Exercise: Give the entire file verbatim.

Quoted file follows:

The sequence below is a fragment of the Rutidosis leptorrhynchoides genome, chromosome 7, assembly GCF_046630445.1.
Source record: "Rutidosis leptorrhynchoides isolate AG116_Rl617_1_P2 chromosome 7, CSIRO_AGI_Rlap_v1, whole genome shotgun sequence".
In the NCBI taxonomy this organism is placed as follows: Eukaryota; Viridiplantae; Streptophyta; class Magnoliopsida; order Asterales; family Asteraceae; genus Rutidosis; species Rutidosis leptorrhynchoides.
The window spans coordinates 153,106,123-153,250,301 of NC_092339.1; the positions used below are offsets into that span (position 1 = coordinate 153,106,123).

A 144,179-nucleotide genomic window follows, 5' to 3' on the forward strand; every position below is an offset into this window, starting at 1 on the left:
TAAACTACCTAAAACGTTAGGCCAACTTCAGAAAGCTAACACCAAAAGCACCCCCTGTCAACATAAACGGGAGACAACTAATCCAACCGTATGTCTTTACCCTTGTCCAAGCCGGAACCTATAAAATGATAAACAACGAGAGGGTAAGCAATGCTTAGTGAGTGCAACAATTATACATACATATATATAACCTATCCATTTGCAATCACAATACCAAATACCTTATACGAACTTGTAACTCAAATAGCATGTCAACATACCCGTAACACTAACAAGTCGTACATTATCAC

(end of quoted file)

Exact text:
The sequence below is a fragment of the Rutidosis leptorrhynchoides genome, chromosome 7, assembly GCF_046630445.1.
Source record: "Rutidosis leptorrhynchoides isolate AG116_Rl617_1_P2 chromosome 7, CSIRO_AGI_Rlap_v1, whole genome shotgun sequence".
In the NCBI taxonomy this organism is placed as follows: Eukaryota; Viridiplantae; Streptophyta; class Magnoliopsida; order Asterales; family Asteraceae; genus Rutidosis; species Rutidosis leptorrhynchoides.
The window spans coordinates 153,106,123-153,250,301 of NC_092339.1; the positions used below are offsets into that span (position 1 = coordinate 153,106,123).

A 144,179-nucleotide genomic window follows, 5' to 3' on the forward strand; every position below is an offset into this window, starting at 1 on the left:
TAAACTACCTAAAACGTTAGGCCAACTTCAGAAAGCTAACACCAAAAGCACCCCCTGTCAACATAAACGGGAGACAACTAATCCAACCGTATGTCTTTACCCTTGTCCAAGCCGGAACCTATAAAATGATAAACAACGAGAGGGTAAGCAATGCTTAGTGAGTGCAACAATTATACATACATATATATAACCTATCCATTTGCAATCACAATACCAAATACCTTATACGAACTTGTAACTCAAATAGCATGTCAACATACCCGTAACACTAACAAGTCGTACATTATCAC